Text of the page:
THE ATLANTA WAY
The New South's Capital Likes to Contradict Itself
This past January, Sen. Barack Obama delivered a speech on Martin Luther King Day at Ebenezer Baptist Church here. The symbolism was obvious. Appearing in King's home church just a few weeks after winning the Iowa caucuses, Obama was a visible embodiment of the boldest aspirations of the civil rights movement. When he returned to the Atlanta metro area last week to speak and raise money for his campaign, the moment was less symbolic but possibly even more significant: The first African American with a reasonable chance of becoming president is fighting for the "New South." And he could win it.
It's no coincidence that Obama has visited Atlanta at least three times in the past year. The capital of the New South, Atlanta is a small town trapped inside a big city, a place firmly committed to putting the past behind it and a place where history shows through like paint under primer. To understand how -- and whether -- the Illinois senator's "Southern strategy" might have a chance, take a look at this Bible Belt city where the visibility and political clout of gays rivals that of New York or San Francisco. This is the place where King's vision has been most fully realized. In these early days of the 21st century, Atlanta has become a microcosm of black America.
And we have the contradictions to prove it.
You enter the city via Hartsfield-Jackson, the busiest airport in the country. It's named after two mayors -- one white, one black -- tethered together by a hyphen, a history and a commitment to progress. In fact, if there's any single obsession that binds the city to its past, it's this idea of "progress."
More than a century ago, W.E.B. Du Bois lamented that the passion for progress was ruining Atlanta, replacing charm with ambition and faith with lucre. Atlanta's symbol is the phoenix, and almost since the city's 1847 founding, change has been a constant. (It had three names in the first 20 years of its existence.) In its most recent incarnation, the city has been reborn as "ATL," a locale that is to blacks of this era what Harlem was in the 1920s: the destination for a critical mass of highly educated and talented blacks in search of a better life.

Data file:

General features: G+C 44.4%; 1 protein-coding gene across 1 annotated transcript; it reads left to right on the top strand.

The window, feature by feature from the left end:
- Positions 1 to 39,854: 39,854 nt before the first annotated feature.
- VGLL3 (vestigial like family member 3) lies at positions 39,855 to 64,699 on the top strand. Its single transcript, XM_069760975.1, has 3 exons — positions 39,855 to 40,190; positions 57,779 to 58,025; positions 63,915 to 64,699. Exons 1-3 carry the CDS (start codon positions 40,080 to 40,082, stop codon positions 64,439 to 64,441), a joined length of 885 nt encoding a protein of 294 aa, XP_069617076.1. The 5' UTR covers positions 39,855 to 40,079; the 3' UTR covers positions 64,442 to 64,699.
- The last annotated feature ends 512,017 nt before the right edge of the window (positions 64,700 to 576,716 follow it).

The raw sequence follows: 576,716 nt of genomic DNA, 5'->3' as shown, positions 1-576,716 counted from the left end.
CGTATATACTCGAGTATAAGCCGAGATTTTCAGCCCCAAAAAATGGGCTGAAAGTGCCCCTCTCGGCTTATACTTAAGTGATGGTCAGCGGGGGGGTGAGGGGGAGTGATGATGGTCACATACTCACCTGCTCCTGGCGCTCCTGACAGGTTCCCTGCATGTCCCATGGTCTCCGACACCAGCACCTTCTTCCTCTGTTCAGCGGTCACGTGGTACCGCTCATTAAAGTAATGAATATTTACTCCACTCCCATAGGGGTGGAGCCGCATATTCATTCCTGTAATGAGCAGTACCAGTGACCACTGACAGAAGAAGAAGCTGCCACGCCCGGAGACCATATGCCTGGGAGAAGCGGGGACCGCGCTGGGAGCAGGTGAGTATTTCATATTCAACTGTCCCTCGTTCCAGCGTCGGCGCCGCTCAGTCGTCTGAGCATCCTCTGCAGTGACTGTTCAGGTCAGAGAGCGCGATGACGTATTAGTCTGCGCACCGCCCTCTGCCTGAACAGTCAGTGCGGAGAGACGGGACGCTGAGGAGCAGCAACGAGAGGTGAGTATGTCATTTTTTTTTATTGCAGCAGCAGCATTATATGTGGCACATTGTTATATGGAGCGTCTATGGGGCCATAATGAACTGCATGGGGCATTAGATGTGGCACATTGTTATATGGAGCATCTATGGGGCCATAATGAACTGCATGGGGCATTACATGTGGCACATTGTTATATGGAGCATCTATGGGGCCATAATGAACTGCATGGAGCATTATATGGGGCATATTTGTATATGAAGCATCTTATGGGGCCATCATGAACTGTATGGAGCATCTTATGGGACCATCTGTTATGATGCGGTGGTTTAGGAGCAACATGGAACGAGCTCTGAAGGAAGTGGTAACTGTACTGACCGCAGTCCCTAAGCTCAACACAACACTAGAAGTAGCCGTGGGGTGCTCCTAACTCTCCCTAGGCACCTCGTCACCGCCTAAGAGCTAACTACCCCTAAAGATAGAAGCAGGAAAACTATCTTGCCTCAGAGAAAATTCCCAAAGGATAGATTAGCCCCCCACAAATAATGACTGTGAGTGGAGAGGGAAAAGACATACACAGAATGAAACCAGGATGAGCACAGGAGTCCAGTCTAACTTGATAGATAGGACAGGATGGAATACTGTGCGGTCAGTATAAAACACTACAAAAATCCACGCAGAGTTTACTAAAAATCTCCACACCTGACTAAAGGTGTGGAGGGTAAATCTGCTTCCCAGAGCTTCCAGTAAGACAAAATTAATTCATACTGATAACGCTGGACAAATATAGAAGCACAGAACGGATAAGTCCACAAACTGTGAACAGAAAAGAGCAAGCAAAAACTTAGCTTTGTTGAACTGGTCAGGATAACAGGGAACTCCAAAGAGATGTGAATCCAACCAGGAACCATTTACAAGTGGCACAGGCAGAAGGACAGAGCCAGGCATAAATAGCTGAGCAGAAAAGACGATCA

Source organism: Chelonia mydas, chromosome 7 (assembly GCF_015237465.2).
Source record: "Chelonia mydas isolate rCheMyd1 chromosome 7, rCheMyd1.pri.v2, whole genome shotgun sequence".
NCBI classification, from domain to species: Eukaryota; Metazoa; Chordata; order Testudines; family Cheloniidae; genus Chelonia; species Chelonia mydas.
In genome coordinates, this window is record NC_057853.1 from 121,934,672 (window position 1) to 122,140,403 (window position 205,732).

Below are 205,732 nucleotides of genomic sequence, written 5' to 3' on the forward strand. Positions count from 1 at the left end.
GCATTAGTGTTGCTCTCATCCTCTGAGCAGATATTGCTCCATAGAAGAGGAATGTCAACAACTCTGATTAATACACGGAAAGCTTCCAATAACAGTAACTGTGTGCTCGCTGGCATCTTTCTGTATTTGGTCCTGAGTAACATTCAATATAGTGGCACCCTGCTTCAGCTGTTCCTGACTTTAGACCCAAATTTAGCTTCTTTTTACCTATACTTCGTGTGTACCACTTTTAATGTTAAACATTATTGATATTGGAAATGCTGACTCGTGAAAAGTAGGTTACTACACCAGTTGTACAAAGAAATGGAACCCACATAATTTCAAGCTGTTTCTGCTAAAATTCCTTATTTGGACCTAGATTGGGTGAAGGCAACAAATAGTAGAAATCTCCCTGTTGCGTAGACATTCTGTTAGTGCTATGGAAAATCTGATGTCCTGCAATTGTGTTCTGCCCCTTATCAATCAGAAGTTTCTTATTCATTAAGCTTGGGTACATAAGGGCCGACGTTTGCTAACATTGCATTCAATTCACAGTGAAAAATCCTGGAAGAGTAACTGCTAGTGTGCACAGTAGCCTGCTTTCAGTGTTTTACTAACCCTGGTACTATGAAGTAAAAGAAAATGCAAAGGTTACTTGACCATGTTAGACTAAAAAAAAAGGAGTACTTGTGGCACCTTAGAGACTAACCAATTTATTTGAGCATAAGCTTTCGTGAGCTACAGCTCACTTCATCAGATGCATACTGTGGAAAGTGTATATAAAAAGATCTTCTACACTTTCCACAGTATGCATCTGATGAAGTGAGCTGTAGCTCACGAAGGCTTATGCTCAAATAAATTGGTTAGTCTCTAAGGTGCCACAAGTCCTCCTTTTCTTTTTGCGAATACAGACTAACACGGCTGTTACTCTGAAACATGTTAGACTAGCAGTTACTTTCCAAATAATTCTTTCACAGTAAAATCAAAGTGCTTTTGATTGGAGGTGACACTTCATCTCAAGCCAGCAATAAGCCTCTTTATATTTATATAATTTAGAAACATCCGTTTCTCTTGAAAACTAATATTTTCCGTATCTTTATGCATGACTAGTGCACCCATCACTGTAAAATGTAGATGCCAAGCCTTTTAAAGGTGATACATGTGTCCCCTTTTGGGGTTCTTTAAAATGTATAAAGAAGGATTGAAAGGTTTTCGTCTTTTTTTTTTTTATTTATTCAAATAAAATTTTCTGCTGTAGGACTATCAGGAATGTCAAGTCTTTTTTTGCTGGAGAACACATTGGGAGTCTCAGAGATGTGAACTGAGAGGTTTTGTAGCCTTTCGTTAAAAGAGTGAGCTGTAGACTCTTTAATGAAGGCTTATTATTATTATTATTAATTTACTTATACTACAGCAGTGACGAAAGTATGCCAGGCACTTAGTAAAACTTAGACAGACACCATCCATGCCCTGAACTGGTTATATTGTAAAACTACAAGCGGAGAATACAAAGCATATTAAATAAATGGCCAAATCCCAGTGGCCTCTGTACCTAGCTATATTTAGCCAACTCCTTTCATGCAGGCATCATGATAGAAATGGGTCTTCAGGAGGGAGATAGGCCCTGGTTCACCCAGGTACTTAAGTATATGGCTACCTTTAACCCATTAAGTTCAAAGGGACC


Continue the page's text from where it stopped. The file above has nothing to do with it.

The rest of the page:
Though I was born and raised in New York, my family history in Georgia dates back to the days of slavery. Frustrated by the lack of educational and employment opportunity for blacks in the state, my father left for Harlem at 17, just before World War II. Six years ago, I moved to Atlanta to take a job as a history professor at Spelman College, a highly regarded historically black college for women.
That's progress: A generation later, Georgia lured me for the precise reasons my father left it.
ATL and Atlanta are distinct places, two cities born under different signs, even if they share the same longitude and latitude. The former is both an international city and a mecca for black migrants. It's a place that came into being just after Atlanta hosted the 1996 Summer Olympics, a place where few residents are natives.
In ATL, a thicket of race, success, vanity, poverty and glamour is packaged with great municipal swagger. If BET could design a city, it would look a lot like this one. Both the cable TV network and this city have prospered thanks to black music -- and by marketing a vision of black success and conspicuous consumption. In 2005, Mayor Shirley Franklin, a Philadelphia-raised transplant, undertook a branding campaign that actually commissioned music producer and longtime resident Dallas Austin to create an R&B song called "ATL."
A friend of mine who moved here, opened a successful business, bought a huge house and married a beautiful woman said that he came to the city because he "knew that as a black man, there was nothing that you couldn't achieve in Atlanta." You can see why he believes that. In 2007, Georgia's capital had the second-largest black middle class in the country, teeming with college graduates.
The city has also become a sort of epicenter for the "prosperity gospel" movement, which gives divine benediction to the notion of luxuriant well-being. Eddie Long, pastor of the New Birth Missionary Baptist megachurch, who reportedly earned $3 million in three years from his nonprofit charity, agreed, under threat of subpoena, to provide Senate investigators with details of his financial records. Creflo Dollar, the pastor of World Changers, another megachurch, has refused to do the same; his famously lavish lifestyle includes several Rolls Royces and a $2.5 million apartment in Manhattan, in addition to a sizable home in an Atlanta suburb. Taken in isolation, this is American excess as usual, but in ATL, you can't help noticing the distance between these theological perspectives and that of King, who -- almost literally -- opened the doors for them.